A Massachusetts father who had recently been denied a gun license shot and killed his 6-year-old son and tried to set his child's home on fire before taking his own life, authorities said Friday.
Norfolk District Attorney Michael Morrissey said Foxborough police received a 911 call around 11:30 p.m. Thursday for a medical emergency at a home on East Street. Responders found 6-year-old Anthony Scaccia upstairs in the home with a single gunshot wound. He was taken to Norwood Hospital where he was pronounced dead.
Police also found 49-year-old William Scaccia Jr. dead of a self-inflicted gunshot wound to the head. A gun, shell casings and a note believed to have been written by the father were also found in the home.
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William Scaccia also intentionally set a fire in the home, police said, but it was extinguished by a neighbor before emergency crews got to the scene.
Foxborough police said they had had a "significant history" with the father, who was not living at the home where the murder-suicide happened, and that history resulted in them denying him a gun permit in July.
He was facing pending charges stemming from a Sept. 16 domestic incident, Foxborough Police Chief William Baker said.
"I would like to say the most critical part of this story in my opinion is the loss of this innocent life of this child," Baker said. He encouraged anyone who is struggling with challenges to reach out to others who can help.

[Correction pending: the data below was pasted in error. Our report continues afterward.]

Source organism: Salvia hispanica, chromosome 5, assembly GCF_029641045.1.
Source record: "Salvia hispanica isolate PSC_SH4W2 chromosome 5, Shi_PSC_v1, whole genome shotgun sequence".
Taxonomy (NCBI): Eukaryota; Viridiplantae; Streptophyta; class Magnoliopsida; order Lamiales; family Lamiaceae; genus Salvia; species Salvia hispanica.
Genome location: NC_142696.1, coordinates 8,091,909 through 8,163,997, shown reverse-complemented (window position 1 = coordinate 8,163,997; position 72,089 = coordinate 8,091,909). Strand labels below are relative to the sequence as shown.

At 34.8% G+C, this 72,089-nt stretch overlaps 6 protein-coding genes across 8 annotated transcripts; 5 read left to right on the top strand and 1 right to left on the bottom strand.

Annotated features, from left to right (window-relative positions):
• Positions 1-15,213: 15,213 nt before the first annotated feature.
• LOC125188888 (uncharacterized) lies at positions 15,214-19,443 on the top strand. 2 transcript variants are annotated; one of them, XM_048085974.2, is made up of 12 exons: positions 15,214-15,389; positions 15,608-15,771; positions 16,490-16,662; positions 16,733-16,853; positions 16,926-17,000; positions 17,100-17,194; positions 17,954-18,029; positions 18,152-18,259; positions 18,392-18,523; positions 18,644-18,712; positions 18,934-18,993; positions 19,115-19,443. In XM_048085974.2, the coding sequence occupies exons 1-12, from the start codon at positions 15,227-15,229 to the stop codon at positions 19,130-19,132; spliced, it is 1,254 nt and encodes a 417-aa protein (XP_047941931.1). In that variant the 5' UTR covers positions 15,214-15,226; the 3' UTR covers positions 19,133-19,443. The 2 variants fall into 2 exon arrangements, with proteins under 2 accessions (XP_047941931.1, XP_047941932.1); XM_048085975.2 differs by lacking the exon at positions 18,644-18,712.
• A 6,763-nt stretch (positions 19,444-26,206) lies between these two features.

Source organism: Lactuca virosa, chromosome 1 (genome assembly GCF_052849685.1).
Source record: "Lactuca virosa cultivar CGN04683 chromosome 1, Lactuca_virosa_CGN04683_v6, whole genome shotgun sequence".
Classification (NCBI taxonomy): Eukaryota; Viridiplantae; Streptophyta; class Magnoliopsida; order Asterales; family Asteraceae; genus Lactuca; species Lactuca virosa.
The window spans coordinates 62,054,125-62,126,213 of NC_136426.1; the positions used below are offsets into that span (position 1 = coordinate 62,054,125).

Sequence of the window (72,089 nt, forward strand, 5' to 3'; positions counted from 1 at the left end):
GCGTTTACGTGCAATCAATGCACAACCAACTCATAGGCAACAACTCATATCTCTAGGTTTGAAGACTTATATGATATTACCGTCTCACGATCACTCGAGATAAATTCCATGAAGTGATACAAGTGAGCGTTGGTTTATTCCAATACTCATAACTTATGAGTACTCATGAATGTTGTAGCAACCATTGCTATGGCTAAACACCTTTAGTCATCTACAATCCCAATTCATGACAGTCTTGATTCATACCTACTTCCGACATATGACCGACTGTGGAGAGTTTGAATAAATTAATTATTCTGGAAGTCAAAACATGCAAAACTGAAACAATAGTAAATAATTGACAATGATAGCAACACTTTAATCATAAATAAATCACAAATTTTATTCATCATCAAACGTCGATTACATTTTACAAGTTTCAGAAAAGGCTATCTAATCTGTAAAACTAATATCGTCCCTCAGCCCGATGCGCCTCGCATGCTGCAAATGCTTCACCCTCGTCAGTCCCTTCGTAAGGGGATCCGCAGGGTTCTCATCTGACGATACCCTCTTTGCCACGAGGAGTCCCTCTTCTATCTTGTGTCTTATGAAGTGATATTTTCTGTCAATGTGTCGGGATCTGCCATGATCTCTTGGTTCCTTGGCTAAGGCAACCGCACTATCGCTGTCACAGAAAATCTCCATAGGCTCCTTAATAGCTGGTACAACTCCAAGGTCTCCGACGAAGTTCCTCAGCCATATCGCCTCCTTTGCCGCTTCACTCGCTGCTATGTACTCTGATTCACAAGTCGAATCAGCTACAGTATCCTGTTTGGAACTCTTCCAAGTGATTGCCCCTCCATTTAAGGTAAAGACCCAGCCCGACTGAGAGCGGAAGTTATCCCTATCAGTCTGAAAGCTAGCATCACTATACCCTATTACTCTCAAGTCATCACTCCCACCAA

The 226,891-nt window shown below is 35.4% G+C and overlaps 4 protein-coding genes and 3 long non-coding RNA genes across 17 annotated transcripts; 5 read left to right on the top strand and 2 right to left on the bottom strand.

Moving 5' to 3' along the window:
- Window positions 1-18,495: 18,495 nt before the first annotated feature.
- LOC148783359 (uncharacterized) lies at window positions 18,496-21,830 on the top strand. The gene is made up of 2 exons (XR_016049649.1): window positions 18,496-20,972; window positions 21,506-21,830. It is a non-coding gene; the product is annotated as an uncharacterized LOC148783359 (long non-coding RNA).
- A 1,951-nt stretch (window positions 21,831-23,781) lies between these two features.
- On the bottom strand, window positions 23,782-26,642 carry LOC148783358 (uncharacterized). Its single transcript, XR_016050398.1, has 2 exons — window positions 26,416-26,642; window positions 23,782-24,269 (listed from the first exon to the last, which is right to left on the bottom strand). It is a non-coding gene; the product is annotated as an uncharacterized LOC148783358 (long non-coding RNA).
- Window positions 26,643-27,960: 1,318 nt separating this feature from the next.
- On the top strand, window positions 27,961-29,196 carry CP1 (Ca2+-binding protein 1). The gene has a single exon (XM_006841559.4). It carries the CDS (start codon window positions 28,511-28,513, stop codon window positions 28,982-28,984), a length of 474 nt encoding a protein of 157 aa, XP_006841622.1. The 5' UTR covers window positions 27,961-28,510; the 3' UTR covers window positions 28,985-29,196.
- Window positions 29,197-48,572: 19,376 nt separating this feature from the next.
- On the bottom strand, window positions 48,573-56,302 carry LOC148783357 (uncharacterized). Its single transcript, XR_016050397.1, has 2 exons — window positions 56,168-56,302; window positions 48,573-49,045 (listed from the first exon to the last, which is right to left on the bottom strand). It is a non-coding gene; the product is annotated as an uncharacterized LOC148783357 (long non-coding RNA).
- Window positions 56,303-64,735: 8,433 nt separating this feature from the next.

Counselors will be made available at the school where Anthony Scaccia was a kindergartener, according to Foxborough Schools Superintendent Debbie Spinelli.
"Our hearts go out to this sweet little boy who was just starting his educational journey and to those who loved and cared for him," Spinelli said in a statement.
A next-door neighbor told NBC Boston that the boy's grandmother came over to his home in a panic on Thursday night, and when he went to the house, he found the young boy dead upstairs.
The neighbor said they tried to revive the child, but he was gone. His father was found dead as well.
The boy lived at the East Street home with his grandmother and mother, who the neighbor said was working overnight. The boy's father did not live there, but the neighbor said he had come over and was arguing about custody, which is when things turned tragic.
SUICIDE PREVENTION HELP: The National Suicide Prevention Hotline (1-800-273-8255) is open 24 hours a day, 7 days a week.